Have you ever had the experience of stumbling across an idea for the first time, then suddenly find the idea everywhere you look? This happened to me after I read Christine Wicker’s The Fall of the Evangelical Nation.
Wicker is an ex-evangelical, now a progressive Christian, who is trying to dismantle what she sees as the myth of the Religious Right. One of her most controversial conclusions is that Evangelical Christianity is dying in America. It seems there’s some broad agreement that Evangelical Christianity in this country is on the ropes. A little digging and you can find dozens of posts and articles all premised on this idea.
Pullquote: Churches are shrinking, donations are dwindling, and megachurches can’t find suitably charismatic replacements for their retiring founders.
Wicker is a former journalist on the religion beat down in Texas, and her book is heavy with anecdotes and interviews from within the evangelical community. Her thesis is that the political clout of the Religious Right is based on savvy media manipulation and not on actual numbers. To summarize, she has four basic points:
- There are far fewer evangelicals than the evangelical churches will acknowledge, thanks to inflated church rolls.
- Of the remainder, very few are “real” evangelicals. As a result, she places the actual percentage of American citizens who are evangelical at 7% or lower, rather than the 25% you sometimes hear.
- While the evangelicals are doing a fair job of converting each other, they aren’t having much luck converting the unsaved.
- Evangelicals are leaving at a steady rate and either becoming moderate Christians or outright atheists.
Wicker defines evangelicals loosely as “people who have accepted Jesus as their personal savior and as the only way to heaven, who accept the Bible as the inerrant word of God, and who are scaring the bejesus out of the rest of America.” She draws most of her numbers from sources close to the evangelical community, such as the Barna Group and interviews with evangelical pastors.
The end result is a book making a decent case that Evangelical Christianity in America has peaked and is now in decline. Churches are shrinking, donations are dwindling, and megachurches can’t find suitably charismatic replacements for their retiring founders.
While I should be ecstatic about the conclusion, I’m still dubious. In all honesty, it’s not a great book. Wicker engages in a lot of back-of-the-envelope math to reach her conclusion. Even if you accept her numbers, it’s not always easy to tell if they’re meaningful.
For example, her final tally of evangelicals is based on the number who attend Sunday school. She makes it clear that only those evangelicals who stay after to be properly educated are seriously committed. That might make a difference to other evangelicals, but not so much to me. I don’t care if they don’t know the Ephesians from the Corinthians; are they going to vote the way Pat Robertson tells them to?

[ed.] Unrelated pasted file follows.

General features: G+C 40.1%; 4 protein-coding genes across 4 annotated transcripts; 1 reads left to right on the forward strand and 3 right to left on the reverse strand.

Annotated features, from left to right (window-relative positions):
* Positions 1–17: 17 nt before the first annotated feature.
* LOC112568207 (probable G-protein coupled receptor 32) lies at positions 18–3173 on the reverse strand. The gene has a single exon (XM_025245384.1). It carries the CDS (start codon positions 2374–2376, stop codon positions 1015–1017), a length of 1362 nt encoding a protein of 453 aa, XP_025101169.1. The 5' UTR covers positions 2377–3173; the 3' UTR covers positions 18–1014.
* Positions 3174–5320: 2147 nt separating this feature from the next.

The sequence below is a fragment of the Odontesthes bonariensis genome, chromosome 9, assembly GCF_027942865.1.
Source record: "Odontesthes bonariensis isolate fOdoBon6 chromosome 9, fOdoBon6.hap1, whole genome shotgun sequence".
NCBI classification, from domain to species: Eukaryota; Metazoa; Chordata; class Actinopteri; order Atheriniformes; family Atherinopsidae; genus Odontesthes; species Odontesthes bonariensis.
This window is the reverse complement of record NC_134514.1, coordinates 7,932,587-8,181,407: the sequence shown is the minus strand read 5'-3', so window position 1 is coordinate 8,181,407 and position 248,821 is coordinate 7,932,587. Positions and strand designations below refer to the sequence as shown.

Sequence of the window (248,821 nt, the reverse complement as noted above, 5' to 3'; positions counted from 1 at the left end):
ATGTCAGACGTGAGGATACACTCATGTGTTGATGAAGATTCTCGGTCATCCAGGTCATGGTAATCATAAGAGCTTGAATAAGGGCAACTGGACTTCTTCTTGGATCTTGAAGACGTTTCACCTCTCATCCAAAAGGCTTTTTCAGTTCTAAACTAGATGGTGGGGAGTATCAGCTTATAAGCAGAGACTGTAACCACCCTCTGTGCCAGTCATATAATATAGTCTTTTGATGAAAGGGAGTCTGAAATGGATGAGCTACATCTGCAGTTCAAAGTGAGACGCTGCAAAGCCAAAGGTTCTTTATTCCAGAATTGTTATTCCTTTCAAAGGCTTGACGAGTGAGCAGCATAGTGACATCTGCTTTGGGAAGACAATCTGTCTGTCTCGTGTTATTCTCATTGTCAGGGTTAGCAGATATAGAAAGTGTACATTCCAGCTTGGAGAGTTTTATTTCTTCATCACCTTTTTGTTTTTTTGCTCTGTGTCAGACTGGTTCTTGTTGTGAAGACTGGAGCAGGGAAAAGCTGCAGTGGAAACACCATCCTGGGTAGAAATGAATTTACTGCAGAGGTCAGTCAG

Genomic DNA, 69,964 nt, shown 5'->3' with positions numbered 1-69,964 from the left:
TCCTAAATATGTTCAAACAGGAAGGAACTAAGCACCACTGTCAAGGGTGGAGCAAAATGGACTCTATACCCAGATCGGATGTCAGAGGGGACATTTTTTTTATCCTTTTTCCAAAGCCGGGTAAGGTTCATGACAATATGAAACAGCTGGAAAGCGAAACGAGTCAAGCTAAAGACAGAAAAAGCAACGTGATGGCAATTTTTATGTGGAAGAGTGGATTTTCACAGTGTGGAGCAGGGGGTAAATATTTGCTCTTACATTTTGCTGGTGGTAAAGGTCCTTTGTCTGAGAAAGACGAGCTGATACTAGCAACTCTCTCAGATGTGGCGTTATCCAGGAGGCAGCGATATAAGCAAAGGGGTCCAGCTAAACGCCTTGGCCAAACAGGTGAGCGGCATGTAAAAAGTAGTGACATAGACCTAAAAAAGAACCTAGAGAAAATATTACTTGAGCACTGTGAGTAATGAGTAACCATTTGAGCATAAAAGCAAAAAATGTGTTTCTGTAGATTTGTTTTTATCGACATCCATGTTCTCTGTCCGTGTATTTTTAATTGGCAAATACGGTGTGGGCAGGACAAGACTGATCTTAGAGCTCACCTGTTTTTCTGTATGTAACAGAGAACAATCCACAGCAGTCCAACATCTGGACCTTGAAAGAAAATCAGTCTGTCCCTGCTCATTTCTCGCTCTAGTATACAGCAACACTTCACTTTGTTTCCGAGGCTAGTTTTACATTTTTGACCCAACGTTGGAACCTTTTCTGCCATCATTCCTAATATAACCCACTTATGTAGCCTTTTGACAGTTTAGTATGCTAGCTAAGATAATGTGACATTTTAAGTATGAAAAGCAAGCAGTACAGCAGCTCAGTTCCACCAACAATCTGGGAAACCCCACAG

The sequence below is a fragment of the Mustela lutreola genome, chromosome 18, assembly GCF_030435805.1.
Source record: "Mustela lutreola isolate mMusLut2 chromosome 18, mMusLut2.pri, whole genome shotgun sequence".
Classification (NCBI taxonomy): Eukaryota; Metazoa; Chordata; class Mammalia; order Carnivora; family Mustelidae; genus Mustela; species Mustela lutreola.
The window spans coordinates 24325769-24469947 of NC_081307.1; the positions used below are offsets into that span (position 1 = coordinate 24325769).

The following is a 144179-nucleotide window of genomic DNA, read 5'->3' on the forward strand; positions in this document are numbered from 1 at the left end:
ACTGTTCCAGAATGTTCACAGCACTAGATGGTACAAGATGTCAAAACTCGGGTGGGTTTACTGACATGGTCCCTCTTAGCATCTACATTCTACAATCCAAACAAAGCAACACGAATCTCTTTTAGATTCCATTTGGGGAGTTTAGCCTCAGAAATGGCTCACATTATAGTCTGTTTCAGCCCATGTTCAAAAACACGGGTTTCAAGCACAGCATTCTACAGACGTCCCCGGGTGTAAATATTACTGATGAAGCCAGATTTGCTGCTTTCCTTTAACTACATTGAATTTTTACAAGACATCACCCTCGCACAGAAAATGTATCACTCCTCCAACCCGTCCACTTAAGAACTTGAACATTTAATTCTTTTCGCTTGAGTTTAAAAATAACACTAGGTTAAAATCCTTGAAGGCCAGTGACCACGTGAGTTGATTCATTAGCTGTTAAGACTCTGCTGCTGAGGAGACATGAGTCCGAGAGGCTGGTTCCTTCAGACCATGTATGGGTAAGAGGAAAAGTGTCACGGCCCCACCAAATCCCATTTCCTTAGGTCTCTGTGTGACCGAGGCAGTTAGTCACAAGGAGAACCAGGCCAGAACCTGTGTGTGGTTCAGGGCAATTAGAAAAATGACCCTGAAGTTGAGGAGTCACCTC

There’s also a lot of fluff almost designed to irritate the non-evangelical reader. Despite having left for more moderate climes, Wicker obviously still has a soft spot for committed evangelicals. She seems to be writing for an audience that has never been cornered and witnessed to at a party. Some of the folks that she finds charming would drive me to distraction, like the bubbly young lady who witnesses to the woman behind the register at Wendy’s.
Unfortunately, there are a lot of anecdotes like this, and it’s not a long book. I think her whole case could have made a better article than a book, and this padding detracts more than it adds. Be prepared to skip large sections, or just browse her blog and get the high points there.
Pullquote: A collapse in cohesion of the most visible portion of American Christians could change the shape of American politics.
This is an important topic that I haven’t seen discussed much in the atheist blogosphere. It seems the quite a lot of American Christians think — or hope — that their communities will be wholy different within a few decades. Groups like the so-called emerging church are almost premised on the idea that there’s a coming reformation of American Christianity.
If they’re right, then it could have profound implications for American atheists. If nothing else, a collapse in cohesion of the most visible portion of American Christians could change the shape of American politics. We might never have to suffer through another prayer by Rick Warren again.
Are Wicker and the others right about the decline of American Evangelical Christianity? What will replace it? And should we atheists stay out of it? Or give ’em a swift kick to help ’em out the door?